Kinsale councilor backs tighter checks on short-term rentals

A government move to tighten regulations on short-term rentals has been welcomed by a Kinsale councilor, who said locals were struggling to compete for housing with landlords renting properties short-term to locals. vacationers.

Darragh O’Brien, the housing minister, intends to push through legislation from September 1 that will ban online platforms like Airbnb from advertising short-term rental properties that don’t have the building permit required.

Under the Planning and Development (Exempt Development) Act 2000 (No. 2) Regulations 2019 a person must apply to their local authority for planning permission to change the use of the property to that it can be used for tourism and short-term rental.

Housing charity Threshold said 2019 short-term rental legislation ‘didn’t work’ as very few hosts applied for planning permission, but short-term rentals are exceeding wide availability of long-term rentals for families and individuals.

For example, there are 181 properties in Kinsale listed on Airbnb but only three listed for long term rental on

Mr O’Brien said the new controls would lead to more homes returning to the long-term rental market in areas of rent pressure, where rents are highest and households have the most difficulty finding affordable housing.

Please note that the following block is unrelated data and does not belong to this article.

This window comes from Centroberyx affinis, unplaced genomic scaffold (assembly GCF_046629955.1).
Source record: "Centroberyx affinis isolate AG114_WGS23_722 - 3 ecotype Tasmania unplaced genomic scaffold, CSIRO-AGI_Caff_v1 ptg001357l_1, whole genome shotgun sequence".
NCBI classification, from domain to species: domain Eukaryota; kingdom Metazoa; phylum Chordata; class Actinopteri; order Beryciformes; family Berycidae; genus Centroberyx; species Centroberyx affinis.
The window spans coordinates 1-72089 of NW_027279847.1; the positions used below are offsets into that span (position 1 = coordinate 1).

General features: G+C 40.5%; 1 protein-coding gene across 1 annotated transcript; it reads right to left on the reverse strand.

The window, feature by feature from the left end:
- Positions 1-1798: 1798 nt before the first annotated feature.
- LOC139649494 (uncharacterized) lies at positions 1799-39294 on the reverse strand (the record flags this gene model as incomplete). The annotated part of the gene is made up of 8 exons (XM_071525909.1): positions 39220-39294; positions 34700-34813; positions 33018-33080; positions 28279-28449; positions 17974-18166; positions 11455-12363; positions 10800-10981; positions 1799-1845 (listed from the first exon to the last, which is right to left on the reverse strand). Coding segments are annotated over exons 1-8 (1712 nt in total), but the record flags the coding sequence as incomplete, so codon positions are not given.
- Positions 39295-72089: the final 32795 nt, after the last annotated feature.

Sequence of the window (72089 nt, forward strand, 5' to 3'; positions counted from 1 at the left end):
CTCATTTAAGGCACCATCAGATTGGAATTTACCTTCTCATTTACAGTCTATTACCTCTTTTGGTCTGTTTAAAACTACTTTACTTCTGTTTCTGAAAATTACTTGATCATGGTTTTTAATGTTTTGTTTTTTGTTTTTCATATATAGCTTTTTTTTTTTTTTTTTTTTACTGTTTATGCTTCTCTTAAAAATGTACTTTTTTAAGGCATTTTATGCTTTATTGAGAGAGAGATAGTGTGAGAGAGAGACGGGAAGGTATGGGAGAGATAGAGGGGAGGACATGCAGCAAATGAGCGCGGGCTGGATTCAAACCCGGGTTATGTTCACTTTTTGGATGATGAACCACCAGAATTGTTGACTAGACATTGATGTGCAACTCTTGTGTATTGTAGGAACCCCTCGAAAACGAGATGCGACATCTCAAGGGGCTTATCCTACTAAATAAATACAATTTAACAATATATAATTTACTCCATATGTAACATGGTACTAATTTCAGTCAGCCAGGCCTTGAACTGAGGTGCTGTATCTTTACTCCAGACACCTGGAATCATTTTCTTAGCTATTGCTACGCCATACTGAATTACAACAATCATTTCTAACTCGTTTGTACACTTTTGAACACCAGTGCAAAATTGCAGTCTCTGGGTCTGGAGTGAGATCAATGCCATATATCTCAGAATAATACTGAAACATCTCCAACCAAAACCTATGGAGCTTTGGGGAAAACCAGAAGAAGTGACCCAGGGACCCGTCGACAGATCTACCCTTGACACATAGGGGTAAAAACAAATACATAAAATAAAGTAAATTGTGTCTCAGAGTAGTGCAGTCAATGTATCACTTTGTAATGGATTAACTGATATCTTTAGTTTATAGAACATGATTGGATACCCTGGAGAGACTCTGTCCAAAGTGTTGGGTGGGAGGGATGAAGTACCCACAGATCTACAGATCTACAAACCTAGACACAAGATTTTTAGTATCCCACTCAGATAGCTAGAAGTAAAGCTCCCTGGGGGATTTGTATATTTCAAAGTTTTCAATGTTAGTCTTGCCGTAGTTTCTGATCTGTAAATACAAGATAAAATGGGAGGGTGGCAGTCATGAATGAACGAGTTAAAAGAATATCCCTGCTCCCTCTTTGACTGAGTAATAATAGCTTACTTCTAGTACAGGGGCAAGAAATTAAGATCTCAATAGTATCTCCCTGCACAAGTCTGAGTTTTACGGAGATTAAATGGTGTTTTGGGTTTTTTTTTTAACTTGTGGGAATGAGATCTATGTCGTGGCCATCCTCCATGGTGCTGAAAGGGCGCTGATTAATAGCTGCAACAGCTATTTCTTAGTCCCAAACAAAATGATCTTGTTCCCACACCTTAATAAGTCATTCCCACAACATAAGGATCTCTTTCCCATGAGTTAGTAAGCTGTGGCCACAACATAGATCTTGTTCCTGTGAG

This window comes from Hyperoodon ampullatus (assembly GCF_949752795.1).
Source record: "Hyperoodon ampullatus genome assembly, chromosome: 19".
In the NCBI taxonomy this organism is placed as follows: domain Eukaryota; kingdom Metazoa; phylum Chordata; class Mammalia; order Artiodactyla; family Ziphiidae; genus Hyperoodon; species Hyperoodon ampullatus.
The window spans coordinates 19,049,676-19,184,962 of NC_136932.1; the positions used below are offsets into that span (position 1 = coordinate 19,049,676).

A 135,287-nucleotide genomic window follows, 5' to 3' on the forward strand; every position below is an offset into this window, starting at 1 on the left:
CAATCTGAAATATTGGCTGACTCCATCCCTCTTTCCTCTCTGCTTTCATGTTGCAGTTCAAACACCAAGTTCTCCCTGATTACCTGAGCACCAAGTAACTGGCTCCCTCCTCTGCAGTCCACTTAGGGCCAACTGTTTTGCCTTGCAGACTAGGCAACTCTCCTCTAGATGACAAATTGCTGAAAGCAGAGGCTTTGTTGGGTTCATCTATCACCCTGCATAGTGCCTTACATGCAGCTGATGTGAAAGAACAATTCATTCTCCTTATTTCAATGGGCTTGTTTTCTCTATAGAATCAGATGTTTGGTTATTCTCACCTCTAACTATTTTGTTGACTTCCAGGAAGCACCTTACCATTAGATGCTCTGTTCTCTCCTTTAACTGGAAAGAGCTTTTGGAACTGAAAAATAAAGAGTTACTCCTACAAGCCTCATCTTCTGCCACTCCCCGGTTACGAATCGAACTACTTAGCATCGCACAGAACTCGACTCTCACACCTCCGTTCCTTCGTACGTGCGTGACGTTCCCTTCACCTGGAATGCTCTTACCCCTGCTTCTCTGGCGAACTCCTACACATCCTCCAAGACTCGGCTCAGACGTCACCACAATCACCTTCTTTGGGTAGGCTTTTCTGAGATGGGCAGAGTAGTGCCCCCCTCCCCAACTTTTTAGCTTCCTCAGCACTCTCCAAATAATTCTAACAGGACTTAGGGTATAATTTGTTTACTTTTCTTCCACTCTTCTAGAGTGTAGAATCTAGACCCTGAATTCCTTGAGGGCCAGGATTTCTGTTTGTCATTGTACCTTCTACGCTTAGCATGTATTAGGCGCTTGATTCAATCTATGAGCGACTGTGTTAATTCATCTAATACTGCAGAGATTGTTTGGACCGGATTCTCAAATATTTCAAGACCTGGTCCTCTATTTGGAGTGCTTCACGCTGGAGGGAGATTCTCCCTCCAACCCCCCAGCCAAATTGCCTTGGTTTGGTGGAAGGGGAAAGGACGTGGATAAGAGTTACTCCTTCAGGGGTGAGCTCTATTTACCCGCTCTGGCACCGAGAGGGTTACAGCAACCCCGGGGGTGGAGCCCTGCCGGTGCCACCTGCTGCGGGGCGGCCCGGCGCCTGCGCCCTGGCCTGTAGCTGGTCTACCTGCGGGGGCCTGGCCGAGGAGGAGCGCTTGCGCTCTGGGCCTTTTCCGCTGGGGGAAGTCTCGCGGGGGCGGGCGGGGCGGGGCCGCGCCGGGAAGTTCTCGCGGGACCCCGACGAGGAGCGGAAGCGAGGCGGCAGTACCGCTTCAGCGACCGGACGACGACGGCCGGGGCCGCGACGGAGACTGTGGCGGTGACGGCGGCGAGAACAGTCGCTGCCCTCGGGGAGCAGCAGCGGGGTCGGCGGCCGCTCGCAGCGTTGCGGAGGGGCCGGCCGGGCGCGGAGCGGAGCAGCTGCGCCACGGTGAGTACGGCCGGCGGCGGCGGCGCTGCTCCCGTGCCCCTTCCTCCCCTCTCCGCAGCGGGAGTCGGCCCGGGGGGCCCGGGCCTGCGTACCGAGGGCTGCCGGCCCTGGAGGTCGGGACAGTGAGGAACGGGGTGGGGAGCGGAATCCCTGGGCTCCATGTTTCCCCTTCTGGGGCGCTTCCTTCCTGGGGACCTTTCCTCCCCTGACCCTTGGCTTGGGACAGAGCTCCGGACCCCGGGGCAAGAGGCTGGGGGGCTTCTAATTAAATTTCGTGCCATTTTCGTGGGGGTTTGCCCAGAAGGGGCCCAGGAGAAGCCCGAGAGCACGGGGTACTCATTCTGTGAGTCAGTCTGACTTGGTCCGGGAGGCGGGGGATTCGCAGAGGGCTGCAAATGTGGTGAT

Kinsale-based Fine Gael County Councilor Kevin Murphy welcomed the move, saying property owners in Kinsale have increasingly turned to short-term rentals in recent years, making it extremely difficult for those wishing to rent long term.

“Right now, a significant number of people are hoping to get some kind of housing at a reasonable cost, but in fact the long-term rental stock is not very easy to find,” he said.

“Landlords using Airbnb have gotten away with it for a very long time, but there needs to be a method to ensure there’s a level playing field for everyone. People need to have the same availability threshold housing,” he said.

The new controls are provided for in the Planning and Development (Amendment) Bill (No. 2). If passed, they will be in place for an initial period of six months, during which time the Department of Tourism and Fáilte Ireland will establish a new registration as agreed in Accommodation for All.

The bill is progressing in the Oireachtas and is expected to be signed into law before the summer recess.

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